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The perfect implant pocket is the tailoring part of the process, and this is largely surgeon dependent. Some surgeons believe that the only way to get a natural look is to place the implant below the muscle. This provides “upper pole” coverage to the implant and a draped look to the breast. For women who have a very small amount of their own breast tissue, this can be helpful in creating a more natural slope, but in most cases it exposes the patient to the risk of double bubble deformity. The double bubble occurs when the breast hangs lower but the implant stays up under the muscle and there is a step-off in between. This can be a particular problem for very active patients who do a lot of upper body exercise. A long-term breast augmentation result involves understanding how the patient’s tissues will change over time. In most instances, allowing the implant and the breast to migrate together is the best bet, and this means keeping them in the same space as a unit.
The Material—Silicone vs. Saline
When it comes to materials, the two main categories of implants are silicone and saline. Silicone implants have gone through many generations of upgrades, and at this point we have a few different kinds to work with. The first option is the regular standard gel, which is very mushy and moveable, and feels just like breast tissue. The other option is the cohesive gel, which is more like a gummy bear. These implants are still soft and compressible, but they don’t really flow like gel. They can look good, but they are firmer than gel, so they feel a bit different. Because cohesive gel implants hold their shape, they can be made into “anatomic” implants, meaning that they have a teardrop shape rather than being a round disk. The shaped implants can give you a nice look, but they can also flip over time, and they don’t shift like natural tissue. The end result is that they look quite natural when you are standing up still, but they won’t fit the bill during movement or by feel.
In A Perfect World, Both The Look & Feel Will Be Natural
So that brings us to our final point: look vs. feel. What looks natural and what feels natural are two different things. Ideally, you want a little of both. The best bet for a natural feel is standard silicone gel. The best bet for a natural look is also standard silicone gel. For patients with a good amount of their own breast tissue, they can sometimes pull off the natural look with a saline implant, but these are more prone to rippling, which is a total giveaway.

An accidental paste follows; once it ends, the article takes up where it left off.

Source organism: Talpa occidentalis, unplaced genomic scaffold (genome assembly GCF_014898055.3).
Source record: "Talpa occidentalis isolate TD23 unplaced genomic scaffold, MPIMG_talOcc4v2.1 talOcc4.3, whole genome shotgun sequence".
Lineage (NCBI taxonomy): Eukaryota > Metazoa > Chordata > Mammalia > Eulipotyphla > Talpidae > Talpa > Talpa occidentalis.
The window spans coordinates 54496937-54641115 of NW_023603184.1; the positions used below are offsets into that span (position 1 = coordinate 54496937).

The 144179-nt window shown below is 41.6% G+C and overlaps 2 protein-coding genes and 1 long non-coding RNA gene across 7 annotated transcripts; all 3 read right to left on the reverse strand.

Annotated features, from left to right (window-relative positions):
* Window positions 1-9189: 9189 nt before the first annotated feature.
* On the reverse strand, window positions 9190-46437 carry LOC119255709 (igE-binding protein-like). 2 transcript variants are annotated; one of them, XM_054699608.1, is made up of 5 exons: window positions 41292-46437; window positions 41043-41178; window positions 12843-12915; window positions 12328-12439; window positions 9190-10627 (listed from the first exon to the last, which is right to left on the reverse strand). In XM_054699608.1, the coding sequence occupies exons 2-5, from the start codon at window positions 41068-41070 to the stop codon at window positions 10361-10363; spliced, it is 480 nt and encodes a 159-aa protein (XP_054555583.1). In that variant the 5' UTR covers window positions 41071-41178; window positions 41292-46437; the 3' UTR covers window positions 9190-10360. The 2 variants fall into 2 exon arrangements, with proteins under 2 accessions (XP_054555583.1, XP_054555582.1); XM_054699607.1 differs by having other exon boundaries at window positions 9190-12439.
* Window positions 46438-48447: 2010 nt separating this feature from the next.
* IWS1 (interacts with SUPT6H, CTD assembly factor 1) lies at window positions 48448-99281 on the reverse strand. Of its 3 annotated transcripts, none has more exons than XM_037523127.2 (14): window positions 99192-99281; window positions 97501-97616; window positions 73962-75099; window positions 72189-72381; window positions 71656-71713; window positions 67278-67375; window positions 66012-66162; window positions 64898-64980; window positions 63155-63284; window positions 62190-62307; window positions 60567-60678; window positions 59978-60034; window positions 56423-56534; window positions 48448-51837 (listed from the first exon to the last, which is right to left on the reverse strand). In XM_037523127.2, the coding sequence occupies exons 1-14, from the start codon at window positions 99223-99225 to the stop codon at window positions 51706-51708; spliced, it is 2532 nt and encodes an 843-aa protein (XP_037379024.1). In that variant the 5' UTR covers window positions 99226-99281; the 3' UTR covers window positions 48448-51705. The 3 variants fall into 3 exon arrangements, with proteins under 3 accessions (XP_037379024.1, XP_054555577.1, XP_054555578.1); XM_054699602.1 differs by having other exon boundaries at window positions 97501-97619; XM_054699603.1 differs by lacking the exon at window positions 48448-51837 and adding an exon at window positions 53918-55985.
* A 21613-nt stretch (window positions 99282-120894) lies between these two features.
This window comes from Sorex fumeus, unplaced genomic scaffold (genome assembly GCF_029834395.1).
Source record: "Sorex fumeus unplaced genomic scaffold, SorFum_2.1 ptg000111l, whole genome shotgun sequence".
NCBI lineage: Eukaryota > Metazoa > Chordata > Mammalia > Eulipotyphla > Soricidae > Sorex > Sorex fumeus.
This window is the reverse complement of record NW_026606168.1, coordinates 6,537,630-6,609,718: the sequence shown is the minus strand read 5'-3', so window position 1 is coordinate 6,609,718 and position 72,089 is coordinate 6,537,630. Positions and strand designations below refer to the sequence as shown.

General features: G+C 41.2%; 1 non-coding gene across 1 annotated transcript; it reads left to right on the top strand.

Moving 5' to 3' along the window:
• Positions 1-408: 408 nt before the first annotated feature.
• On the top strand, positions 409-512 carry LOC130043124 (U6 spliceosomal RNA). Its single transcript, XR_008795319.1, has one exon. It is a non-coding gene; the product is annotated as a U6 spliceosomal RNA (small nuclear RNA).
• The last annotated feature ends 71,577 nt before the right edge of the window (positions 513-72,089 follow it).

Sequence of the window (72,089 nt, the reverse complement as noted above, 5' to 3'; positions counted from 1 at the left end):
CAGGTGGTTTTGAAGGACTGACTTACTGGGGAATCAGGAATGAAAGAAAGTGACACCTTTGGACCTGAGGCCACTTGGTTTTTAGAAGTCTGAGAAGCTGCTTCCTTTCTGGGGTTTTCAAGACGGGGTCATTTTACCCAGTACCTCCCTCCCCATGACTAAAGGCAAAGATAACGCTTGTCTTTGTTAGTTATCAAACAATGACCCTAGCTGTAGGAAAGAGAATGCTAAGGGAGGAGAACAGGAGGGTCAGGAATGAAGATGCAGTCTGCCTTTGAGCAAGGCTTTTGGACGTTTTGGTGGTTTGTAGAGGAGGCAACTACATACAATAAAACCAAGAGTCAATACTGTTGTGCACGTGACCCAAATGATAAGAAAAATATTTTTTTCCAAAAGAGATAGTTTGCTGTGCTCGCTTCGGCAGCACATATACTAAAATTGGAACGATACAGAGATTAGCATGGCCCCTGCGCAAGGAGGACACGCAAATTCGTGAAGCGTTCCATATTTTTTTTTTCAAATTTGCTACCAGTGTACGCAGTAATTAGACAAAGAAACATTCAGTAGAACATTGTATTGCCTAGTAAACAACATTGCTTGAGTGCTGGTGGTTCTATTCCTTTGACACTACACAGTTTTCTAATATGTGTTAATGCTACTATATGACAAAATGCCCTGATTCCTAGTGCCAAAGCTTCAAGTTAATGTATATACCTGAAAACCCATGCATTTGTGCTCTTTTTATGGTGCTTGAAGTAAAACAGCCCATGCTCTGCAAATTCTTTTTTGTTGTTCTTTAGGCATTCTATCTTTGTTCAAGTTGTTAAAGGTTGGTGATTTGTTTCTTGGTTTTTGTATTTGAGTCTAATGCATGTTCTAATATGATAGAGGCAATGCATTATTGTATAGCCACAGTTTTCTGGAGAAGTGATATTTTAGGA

Beware Contracture: Discuss Complication Rates With Your Doctor
The final word of caution for a telltale augmentation is contracture. Some breast implants start out perfect and then take a turn for the worst. Any implant in the body will form a capsule, or a scar that walls it off. This is not a problem in and of itself, but some capsules can tighten and eventually deform, leading to huge changes in shape, placement, and overall drape. This explains how a perfectly good augmentation can turn into one implant dragging down and the other high enough to rest your chin on it. While plastic surgeons today still have not completely conquered the capsular contracture issue, we have gotten better at limiting this awful complication. Any thorough discussion about breast augmentation should include a talk about contracture—this is the time to ask your surgeon about her complication rates and what she does to prevent it.
In the last 20 years, breast implant surgery has seen a shift in trends. It used to be all about bigger is better, and patients wanted to look like they had surgery. Plastic surgery was a coveted luxury item, and the more ostentatious the better. Today, most patients appreciate feeling fuller, more balanced, but essentially just a more blossomed version of themselves. The natural look is all the rage, as well it should be. I have always believed that cosmetic surgery should be like makeup: it should go largely unnoticed. But this involves experience, patience, and a true aesthetic eye. It’s not that mystifying, but it’s more complicated than it seems. A good gel in the right place and of the right size will almost always give you a fabulous result, and will definitely keep them guessing.
Words: Dr. Sophie Bartsich